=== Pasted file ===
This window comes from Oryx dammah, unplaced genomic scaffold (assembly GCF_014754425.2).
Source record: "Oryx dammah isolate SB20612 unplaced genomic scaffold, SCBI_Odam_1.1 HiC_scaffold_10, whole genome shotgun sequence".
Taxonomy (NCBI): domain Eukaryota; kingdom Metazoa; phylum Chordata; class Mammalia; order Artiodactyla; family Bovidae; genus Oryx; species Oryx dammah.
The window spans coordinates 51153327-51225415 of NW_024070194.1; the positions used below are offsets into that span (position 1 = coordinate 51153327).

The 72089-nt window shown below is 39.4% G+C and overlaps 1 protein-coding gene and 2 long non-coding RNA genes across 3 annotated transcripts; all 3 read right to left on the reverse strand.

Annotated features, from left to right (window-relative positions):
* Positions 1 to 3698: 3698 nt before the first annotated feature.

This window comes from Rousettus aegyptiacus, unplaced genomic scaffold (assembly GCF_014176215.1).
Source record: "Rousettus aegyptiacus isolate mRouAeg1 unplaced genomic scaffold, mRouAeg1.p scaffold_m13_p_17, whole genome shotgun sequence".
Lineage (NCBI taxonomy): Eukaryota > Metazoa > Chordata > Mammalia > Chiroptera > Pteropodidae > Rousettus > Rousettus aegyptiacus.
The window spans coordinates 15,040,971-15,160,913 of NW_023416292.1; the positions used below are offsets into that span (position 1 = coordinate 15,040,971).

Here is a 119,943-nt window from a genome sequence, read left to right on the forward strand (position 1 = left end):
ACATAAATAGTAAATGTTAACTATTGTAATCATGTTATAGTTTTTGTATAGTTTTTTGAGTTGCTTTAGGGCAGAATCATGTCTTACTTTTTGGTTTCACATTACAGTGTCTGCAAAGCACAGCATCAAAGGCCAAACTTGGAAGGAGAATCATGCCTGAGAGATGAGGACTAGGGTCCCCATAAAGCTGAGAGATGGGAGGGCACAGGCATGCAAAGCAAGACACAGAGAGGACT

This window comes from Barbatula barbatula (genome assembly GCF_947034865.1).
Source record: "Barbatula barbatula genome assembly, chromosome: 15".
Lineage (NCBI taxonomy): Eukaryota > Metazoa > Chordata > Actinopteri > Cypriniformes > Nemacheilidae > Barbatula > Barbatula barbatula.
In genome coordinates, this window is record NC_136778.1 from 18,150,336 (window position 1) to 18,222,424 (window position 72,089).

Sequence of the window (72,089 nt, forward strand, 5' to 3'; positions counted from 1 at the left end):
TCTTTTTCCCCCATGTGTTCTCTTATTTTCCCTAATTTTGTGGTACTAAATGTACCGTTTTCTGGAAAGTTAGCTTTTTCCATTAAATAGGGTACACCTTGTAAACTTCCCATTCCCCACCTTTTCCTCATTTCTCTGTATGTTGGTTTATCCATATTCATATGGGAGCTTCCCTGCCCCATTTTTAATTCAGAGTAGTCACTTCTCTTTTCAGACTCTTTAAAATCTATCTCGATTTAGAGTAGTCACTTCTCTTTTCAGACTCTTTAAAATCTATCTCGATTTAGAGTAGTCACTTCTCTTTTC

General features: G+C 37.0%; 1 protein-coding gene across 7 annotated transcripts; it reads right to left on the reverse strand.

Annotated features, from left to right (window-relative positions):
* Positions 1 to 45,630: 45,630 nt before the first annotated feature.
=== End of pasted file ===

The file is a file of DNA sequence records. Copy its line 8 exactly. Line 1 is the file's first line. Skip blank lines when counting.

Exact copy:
This window comes from Rousettus aegyptiacus, unplaced genomic scaffold (assembly GCF_014176215.1).